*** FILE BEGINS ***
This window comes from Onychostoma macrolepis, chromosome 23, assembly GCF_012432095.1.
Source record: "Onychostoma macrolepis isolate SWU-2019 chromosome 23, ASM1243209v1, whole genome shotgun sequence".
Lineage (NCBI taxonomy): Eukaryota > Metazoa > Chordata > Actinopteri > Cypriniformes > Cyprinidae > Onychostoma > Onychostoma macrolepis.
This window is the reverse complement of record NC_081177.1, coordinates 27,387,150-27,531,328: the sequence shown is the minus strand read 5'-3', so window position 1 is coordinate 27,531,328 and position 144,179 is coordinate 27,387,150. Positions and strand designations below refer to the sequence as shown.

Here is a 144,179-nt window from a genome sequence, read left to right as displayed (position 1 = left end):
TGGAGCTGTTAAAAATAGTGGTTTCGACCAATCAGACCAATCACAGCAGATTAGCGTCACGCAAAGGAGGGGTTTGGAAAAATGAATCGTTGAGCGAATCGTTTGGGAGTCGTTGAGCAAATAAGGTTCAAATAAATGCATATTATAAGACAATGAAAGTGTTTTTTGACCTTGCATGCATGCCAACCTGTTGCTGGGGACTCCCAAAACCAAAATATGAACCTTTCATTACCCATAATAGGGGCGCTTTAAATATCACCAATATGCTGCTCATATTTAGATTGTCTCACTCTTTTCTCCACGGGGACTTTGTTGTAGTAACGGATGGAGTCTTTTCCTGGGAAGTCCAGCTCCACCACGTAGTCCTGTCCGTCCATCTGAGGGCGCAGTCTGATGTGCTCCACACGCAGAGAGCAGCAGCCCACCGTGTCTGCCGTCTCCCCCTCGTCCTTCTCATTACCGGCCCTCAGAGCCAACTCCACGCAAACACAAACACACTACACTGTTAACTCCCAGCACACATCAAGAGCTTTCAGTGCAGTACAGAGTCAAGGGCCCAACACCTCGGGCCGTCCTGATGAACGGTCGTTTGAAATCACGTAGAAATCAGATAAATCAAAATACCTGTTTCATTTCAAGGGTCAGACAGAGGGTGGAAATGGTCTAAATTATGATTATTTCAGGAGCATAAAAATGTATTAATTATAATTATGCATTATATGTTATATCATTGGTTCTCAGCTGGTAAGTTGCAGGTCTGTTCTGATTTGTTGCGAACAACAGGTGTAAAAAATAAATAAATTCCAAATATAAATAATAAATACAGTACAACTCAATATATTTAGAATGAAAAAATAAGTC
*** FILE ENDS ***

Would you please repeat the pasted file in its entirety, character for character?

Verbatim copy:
This window comes from Onychostoma macrolepis, chromosome 23, assembly GCF_012432095.1.
Source record: "Onychostoma macrolepis isolate SWU-2019 chromosome 23, ASM1243209v1, whole genome shotgun sequence".
Lineage (NCBI taxonomy): Eukaryota > Metazoa > Chordata > Actinopteri > Cypriniformes > Cyprinidae > Onychostoma > Onychostoma macrolepis.
This window is the reverse complement of record NC_081177.1, coordinates 27,387,150-27,531,328: the sequence shown is the minus strand read 5'-3', so window position 1 is coordinate 27,531,328 and position 144,179 is coordinate 27,387,150. Positions and strand designations below refer to the sequence as shown.

Here is a 144,179-nt window from a genome sequence, read left to right as displayed (position 1 = left end):
TGGAGCTGTTAAAAATAGTGGTTTCGACCAATCAGACCAATCACAGCAGATTAGCGTCACGCAAAGGAGGGGTTTGGAAAAATGAATCGTTGAGCGAATCGTTTGGGAGTCGTTGAGCAAATAAGGTTCAAATAAATGCATATTATAAGACAATGAAAGTGTTTTTTGACCTTGCATGCATGCCAACCTGTTGCTGGGGACTCCCAAAACCAAAATATGAACCTTTCATTACCCATAATAGGGGCGCTTTAAATATCACCAATATGCTGCTCATATTTAGATTGTCTCACTCTTTTCTCCACGGGGACTTTGTTGTAGTAACGGATGGAGTCTTTTCCTGGGAAGTCCAGCTCCACCACGTAGTCCTGTCCGTCCATCTGAGGGCGCAGTCTGATGTGCTCCACACGCAGAGAGCAGCAGCCCACCGTGTCTGCCGTCTCCCCCTCGTCCTTCTCATTACCGGCCCTCAGAGCCAACTCCACGCAAACACAAACACACTACACTGTTAACTCCCAGCACACATCAAGAGCTTTCAGTGCAGTACAGAGTCAAGGGCCCAACACCTCGGGCCGTCCTGATGAACGGTCGTTTGAAATCACGTAGAAATCAGATAAATCAAAATACCTGTTTCATTTCAAGGGTCAGACAGAGGGTGGAAATGGTCTAAATTATGATTATTTCAGGAGCATAAAAATGTATTAATTATAATTATGCATTATATGTTATATCATTGGTTCTCAGCTGGTAAGTTGCAGGTCTGTTCTGATTTGTTGCGAACAACAGGTGTAAAAAATAAATAAATTCCAAATATAAATAATAAATACAGTACAACTCAATATATTTAGAATGAAAAAATAAGTC